In order to upload Mesh to SecondLife you have to go through a series of questions about IP, brands, logos, copyright; it is crystal clear from those that you cannot upload models for which you do not have permission from the creator.

Unless they've changed things since I took the test, that is...

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4 hours ago, Profaitchikenz Haiku said:

In order to upload Mesh to SecondLife you have to go through a series of questions about IP, brands, logos, copyright; it is crystal clear from those that you cannot upload models for which you do not have permission from the creator.

Unless they've changed things since I took the test, that is...

Nope - no test anymore.  All I had to do was click a box that said I'd basically read the rules and agreed to them.

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10 hours ago, backonthegrid said:

Before I go ahead with this I wanted to run this by the forums first. Ripping video game models in and of itself is not illegal. I've done it before, it's a simple enough process even with rigging. What I am unsure about is the uploading onto Second Life. I assume as long as I don't plan on making a profit on it (definitely illegal as it's not my property) then it's fine but I would really like someone who is more legally savvy than me to correct me if I'm wrong. I just finished ripping the model and will hand it over to a friend who knows how to import stuff into Second Life, and after that, the model will remain between the two of us, not for sale, but just for my personal use. 

So.... you do not have any moral / ethical issue with stealing someone else's work for your own personal use?

 

That does say a lot about your character.

 

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It appears that game models would be handled through the DMCA process. You could upload it and use it privately or try selling on the marketplace but if the game company learns about it they might file a DMCA takedown which removes it from SL and gives your name, address and telephone number to that company’s lawyers. Intellectual property is very important to media companies without any physical assets. If this company is Disney you should move to Alaska and hide in a cabin For the rest of your life.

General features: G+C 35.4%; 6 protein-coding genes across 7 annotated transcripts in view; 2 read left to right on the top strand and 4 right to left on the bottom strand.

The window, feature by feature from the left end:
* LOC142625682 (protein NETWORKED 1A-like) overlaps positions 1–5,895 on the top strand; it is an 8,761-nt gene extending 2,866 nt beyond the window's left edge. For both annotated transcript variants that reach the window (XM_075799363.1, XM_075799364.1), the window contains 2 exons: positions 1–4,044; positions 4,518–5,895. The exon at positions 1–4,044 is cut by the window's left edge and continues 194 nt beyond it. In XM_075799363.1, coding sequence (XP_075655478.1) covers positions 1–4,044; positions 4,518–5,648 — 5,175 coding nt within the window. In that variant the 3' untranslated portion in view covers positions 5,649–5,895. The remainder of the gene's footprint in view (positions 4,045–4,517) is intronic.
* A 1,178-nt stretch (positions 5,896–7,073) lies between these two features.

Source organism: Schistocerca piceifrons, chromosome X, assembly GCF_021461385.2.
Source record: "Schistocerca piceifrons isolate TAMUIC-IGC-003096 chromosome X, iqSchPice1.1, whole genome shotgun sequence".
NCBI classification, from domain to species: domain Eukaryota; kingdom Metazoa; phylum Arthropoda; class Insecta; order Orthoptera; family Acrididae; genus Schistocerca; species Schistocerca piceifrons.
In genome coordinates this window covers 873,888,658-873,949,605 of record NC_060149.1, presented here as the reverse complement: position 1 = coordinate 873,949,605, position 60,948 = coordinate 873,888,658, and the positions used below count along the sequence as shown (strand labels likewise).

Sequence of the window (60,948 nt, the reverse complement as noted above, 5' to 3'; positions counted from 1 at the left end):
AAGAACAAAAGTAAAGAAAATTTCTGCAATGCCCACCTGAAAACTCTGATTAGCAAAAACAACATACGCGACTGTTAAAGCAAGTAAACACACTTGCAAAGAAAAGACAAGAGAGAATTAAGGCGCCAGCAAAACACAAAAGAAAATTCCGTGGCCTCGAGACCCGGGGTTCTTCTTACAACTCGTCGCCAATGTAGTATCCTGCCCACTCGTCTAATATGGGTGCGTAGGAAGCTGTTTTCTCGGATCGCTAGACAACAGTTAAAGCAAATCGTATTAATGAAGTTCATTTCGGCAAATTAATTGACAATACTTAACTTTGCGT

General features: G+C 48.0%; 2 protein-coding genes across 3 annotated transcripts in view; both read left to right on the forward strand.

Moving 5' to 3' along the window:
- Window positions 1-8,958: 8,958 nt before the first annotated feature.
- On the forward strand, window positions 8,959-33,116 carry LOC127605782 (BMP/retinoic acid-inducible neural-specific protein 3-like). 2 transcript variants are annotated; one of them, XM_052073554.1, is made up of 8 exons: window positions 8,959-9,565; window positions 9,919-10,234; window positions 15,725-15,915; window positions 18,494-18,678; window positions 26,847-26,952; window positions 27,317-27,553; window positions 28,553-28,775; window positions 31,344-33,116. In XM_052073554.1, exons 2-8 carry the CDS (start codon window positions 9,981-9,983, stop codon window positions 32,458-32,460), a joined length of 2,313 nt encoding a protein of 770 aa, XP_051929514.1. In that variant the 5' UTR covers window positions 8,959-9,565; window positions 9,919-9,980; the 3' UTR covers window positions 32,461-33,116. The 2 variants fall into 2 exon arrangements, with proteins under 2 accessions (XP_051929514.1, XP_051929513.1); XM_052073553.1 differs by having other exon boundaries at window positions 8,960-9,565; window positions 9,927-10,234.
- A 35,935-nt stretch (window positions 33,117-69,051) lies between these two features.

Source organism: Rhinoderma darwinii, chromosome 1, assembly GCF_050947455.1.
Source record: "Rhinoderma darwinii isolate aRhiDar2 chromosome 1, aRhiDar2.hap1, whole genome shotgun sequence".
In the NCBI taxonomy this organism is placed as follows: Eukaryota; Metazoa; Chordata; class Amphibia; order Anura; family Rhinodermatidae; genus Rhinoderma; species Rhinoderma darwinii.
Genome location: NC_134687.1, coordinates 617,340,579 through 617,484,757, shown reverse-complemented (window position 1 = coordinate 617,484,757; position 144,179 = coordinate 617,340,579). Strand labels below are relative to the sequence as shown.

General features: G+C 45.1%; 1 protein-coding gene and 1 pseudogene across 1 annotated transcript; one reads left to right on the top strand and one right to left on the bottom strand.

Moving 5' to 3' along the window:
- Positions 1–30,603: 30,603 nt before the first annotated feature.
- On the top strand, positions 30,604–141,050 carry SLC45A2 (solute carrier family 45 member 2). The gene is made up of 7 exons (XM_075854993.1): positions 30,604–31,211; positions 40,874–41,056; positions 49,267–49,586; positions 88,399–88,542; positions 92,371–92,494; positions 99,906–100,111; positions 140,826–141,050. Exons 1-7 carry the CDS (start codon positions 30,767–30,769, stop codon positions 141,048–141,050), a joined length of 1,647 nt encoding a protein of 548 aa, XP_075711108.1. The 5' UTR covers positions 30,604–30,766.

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57 minutes ago, Bree Giffen said:

It appears that game models would be handled through the DMCA process. You could upload it and use it privately or try selling on the marketplace but if the game company learns about it they might file a DMCA takedown which removes it from SL and gives your name, address and telephone number to that company’s lawyers. Intellectual property is very important to media companies without any physical assets. If this company is Disney you should move to Alaska and hide in a cabin For the rest of your life. 

My understanding is that the filer of of a DMCA takedown notice only gets information about the uploader if a counter-notification is filed. Am I mistaken?

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I wish there were more human animesh models in SL that weren't ripped from video games. Look on Marketplace. SL has the Star [Trek|Wars|Gate] franchises well covered. The Marvel Overextended Universe is well represented. So is Game of Thrones. Plus way too many zombies. After those, most of the human low poly models are not very good.

It's hard to find low poly animesh models that aren't game rips. I'm always looking for generic background characters to make NPCs to populate stores and malls. I bought a few on marketplace, then found that some I'd bought were background characters from games. You might be able to claim "transformative use" for those. They're not famous characters or brand names, more like "anonymous third extra from the left in bar crowd," so there's no trademark issue.